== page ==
There is also a religious revival. Where would the alternations that the revival idea implies be more likely to occur? The life of the spirit opposes the life of the flesh, which on its side is fostered by circumstances, inherited tendencies, and popular opinions, examples, and exhortations. The Christian life is a “race,” a “warfare.” It involves temptation and assault. It demands effort, even to the point of agonizing resistance and struggle. “Aim to enter through the straight gate.” What if sometimes faith fails, the will withers into irresolution, and the affections fasten themselves to things seen, near, and precious? What if the Slough of Despond discourages, the Mountain of the Law alarms, the atmosphere of the garden stupefies, and the delights of Vanity Fair fascinate? What if the eternal future seems like a dream and the golden present is a reality? And what if all or most of one’s neighbors agree on doubting the spiritual realm and delving into the things of this world? What if custom and fashion observe religious forms that are pleasant substitutes for a religion of self-sacrifice and philanthropic service, so that he who says, “Lord, Lord,” and who chants His praise in aesthetic worship, fancies himself fed and satisfied as to his spiritual nature and relieved of all solicitude as to his responsibility. This world is no friend to the grace that leads to God. And, yielding to its charms, Aaron and Miriam, Samson, David, and Peter, and whole tribes of God’s people have occasionally, in all ages, lapsed from the faith, losing the glow of love, the light of the divine witness, and the peace that came with their original faith. In God’s Church, there have been “broken walls” and “dead vines,” spiritual “adulteries,” returns to “Egypt,” “denials” of the Master, and manifold infidelities and deteriorations. The songs of the prophets were turned into lamentations because of these things. On this account, the voice of the Lord in the Word is so often the voice of rebuke and denunciation. The Savior wept because of these defections. He predicted and deplored them.

Even though Pentecost was close and amazing things were happening, the apostles saw early signs of the same bad things happening. Paul, who is now shown to be the real prophet, saw that these slip-ups would keep happening and have terrible effects in the “last days.”

Is decline certain death? No, thank God for “God is love.” He pities him like a father. He comforts like a mother. He welcomes the prodigal home with a royal welcome. He commands the rebuilding of the waste places. He plants his vines anew. He is like the dew to Israel. He remembers our frame. He forgives sin. He calls home his exiled ones. He puts sinners who rebel against his goodness to the test of his grace and offers to pour out blessings, limitless and free, upon them. He employs all means by which his tenderheartedness may be enforced. He uses great words full of grace: “abundant,” “exceeding,” “everlasting.” He breaks forth in surprising promises: “Let the wicked forsake their ways, and the unrighteous man his thoughts; and let them return unto the Lord, and he will have mercy upon them; and to our God, and he will abundantly pardon.” Read the prophecy of Hosea if you would rejoice in the boundlessness of God’s mercy. In Jesus Christ’s ministry, the possibilities of revival power appear. He heals the paralyzed and lepers. He raises Jairus’ daughter, the widow’s son, and the long-dead Lazarus. He sets forth Peter as an example of wondrous grace. He inspires Paul to cry out, “Unto him that is able to do exceeding abundantly above all that we ask or think, according to the power that worketh in us, unto him be glory in the Church by Christ Jesus throughout all ages, world without end. Amen.”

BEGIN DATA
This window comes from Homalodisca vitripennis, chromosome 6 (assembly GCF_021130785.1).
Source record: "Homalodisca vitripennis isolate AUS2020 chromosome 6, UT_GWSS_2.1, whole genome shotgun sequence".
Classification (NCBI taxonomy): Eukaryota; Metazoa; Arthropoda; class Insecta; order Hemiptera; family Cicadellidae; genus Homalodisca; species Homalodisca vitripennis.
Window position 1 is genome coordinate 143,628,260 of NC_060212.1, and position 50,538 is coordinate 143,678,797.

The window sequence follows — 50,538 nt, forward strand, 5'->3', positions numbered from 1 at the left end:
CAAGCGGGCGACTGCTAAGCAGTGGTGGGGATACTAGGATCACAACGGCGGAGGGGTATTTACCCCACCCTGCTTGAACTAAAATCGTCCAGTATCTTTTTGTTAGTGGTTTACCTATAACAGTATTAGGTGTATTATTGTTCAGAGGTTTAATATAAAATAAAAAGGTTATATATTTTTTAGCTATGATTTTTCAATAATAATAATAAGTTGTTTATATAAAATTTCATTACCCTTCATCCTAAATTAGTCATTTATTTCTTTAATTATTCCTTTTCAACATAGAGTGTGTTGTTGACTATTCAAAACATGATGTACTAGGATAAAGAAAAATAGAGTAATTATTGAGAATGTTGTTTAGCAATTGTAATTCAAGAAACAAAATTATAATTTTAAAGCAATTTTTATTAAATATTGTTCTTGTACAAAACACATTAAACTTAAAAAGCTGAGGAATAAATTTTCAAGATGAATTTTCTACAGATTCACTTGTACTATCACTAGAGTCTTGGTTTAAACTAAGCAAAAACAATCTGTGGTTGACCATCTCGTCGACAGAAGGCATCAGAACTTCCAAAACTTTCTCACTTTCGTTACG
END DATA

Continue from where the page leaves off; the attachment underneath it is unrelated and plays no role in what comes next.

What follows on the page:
The fleshly life of man, the “world” he lives in, and the “prince of the power of the air” all pull the souls that Christ saved down, toward the earth, and toward hell. This is why there must be revival after revival if the work of redemption is ever to be done in the souls of men and in the society they create.

In God’s infinite love and power dwells the force by which revivals are secured. He was responsible for laying the groundwork. He deposits all of the subsequent layers. He will properly place the top stone amid the cries of men and angels.

We have need of revival, therefore, when we have wandered from God. We have a gracious right to seek and expect revival when we come penitently into God’s way to find the life he offers us. What a great need! What an urgent need for prayer and faith!

“With outstretched hands and streaming eyes, I frequently begin to grasp the prize; I groan, strive, watch, and pray; but, ah, my zeal soon fades.”

“Rise, Lord; quicken thy power, and awaken me, that I may no longer sleep.”


Updated 2023 Nathan Zipfel

By Nathan Zipfel

Ordained Elder in the Church of the Nazarene Pastor of the New Life Church of the Nazarene in Boswell, PA. Batchelor of Arts Pastoral Leadership, Nazarene Bible College Master of Arts, Ministry, Ohio Christian University Master of Social Work, Indiana Wesleyan University Behavioral Health Therapist

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